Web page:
“That is the cutest kitten I’ve ever seen!” Keegan-Michael Key exclaims when his character sees Jordan Peele’s new kitten Keanu for the first time.
You’ll be likely to agree. The titular kitten (actually played by more than half a dozen individual feline scene-stealers) may in fact be the cutest kitten on the planet, but he doesn’t get anywhere near enough screen time. Messy, manic and frequently moronic, “Keanu” is a cute kitten comedy with far too little kitten.
Not to say there’s nothing funny in “Keanu,” there is, although by no means do the filmmakers bring that off consistently, but no one is likely to come out of the movie wishing it longer. At only an hour and thirty-eight minutes, “Keanu” already feels too long. There have been some recent comedies that clocked in at ninety minutes or less, and director Peter Atencio should have taken his cue from them. Cutting a painfully unfunny extended cameo by Anna Faris would have been a start.
Comedy Central stars Key and Peele play Clarence and Rell, other-than-streetwise cousins who infiltrate a street gang and impersonate ruthless killers when Rell’s beloved kitten, Keanu, is catnapped. While they desperately try to prove they’re badass to genuine gangbangers, Keanu proves so adorable that the fight over his custody sparks a gang war. The thing is, the cat is what Hitchcock would have called the Maguffin. Rell’s relentless quest to find his missing kitten is what sparks the action, and the kitten himself is seldom on screen. That’s sort of a pity. As funny as the human stars often are, the cat blows everyone away.
“Keanu” has a pervasive TV skit sensibility throughout, not surprising given its pedigree. Atencio (“Key and Peele,” “The Last Man on Earth”) directed from a script written by Jordan Peele and Alex Rubens (“Key and Peele,” “Community”). Key and Peele’s faux-gangbanger schtick is amusing, for about the first five minutes, but after that it might as well be drag humor. You either find the fact that a man is wearing a dress funny or you don’t. It’s not enough to sustain a feature length story, and “Keanu” is in frequent danger of being a one-joke movie. There are also some rough edges and half-baked plot detours. Instead of a satisfying resolution with Method Man’s Cheddar (a great villain name if there ever was one), drops veteran screen heavy Luis Guzmán in out of nowhere, in a part he could have, and might have, done in his sleep. A colorful supporting cast, including Method Man, Tiffany Haddish, Jason Mitchell, Jamar Malachi Neighbors and Darrell Britt-Gibson, as gangbangers who actually fall for this ruse, provide sufficient laughs along the way to keep the story breathing. Clarence selling George Michael to as cool to inner city gangbangers is worth the price of admission. Will Forte is unrecognizable as a corn-rowed drug dealer.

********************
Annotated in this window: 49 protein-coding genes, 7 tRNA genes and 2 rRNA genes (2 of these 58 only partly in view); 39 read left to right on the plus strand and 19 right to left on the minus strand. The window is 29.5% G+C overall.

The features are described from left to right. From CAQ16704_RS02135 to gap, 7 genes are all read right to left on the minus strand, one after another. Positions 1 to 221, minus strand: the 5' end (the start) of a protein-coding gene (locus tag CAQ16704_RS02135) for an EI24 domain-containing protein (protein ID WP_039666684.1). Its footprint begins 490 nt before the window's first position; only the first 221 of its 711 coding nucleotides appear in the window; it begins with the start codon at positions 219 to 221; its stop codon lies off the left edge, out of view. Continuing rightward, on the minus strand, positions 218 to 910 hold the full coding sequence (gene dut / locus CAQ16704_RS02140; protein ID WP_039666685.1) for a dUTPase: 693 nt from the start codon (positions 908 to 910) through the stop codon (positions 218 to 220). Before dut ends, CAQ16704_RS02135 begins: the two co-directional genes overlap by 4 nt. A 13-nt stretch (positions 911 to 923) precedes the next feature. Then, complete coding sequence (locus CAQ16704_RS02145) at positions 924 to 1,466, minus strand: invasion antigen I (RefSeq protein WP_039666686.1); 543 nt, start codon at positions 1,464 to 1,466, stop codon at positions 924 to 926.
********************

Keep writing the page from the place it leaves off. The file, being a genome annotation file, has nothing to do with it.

The movie is rated R, but suffers from a TV timidity throughout. There is bad language, but nothing you wouldn’t hear on an elementary school playground and the minimal nudity (primarily dancers glimpsed in the background in a strip club) is so fleeting you might actually miss it. The obligatory d**k shot is relegated to a necklace worn by one of the real baddies (played by Key and Peele, a detail which may be overlooked by viewers who don’t stay for the end credits), and the violence is far less graphic than a routine episode of “The Walking Dead.” A scene depicting a drug-fueled hallucination is less shocking – and less imaginative – than in “21 Jump Street” or any Harold & Kumar movie. Keanu Reeves provides the voice for Keanu in this sequence, but that doesn’t particularly matter, and “The Matrix” references are so general you’d be forgiven for wondering if the filmmakers had even seen it.
However many things “Keanu” gets wrong though, it gets a number of things right, and there is always the cat. Ironically though, Key and Peele’s leap to the big screen won’t lose a thing on Red Box.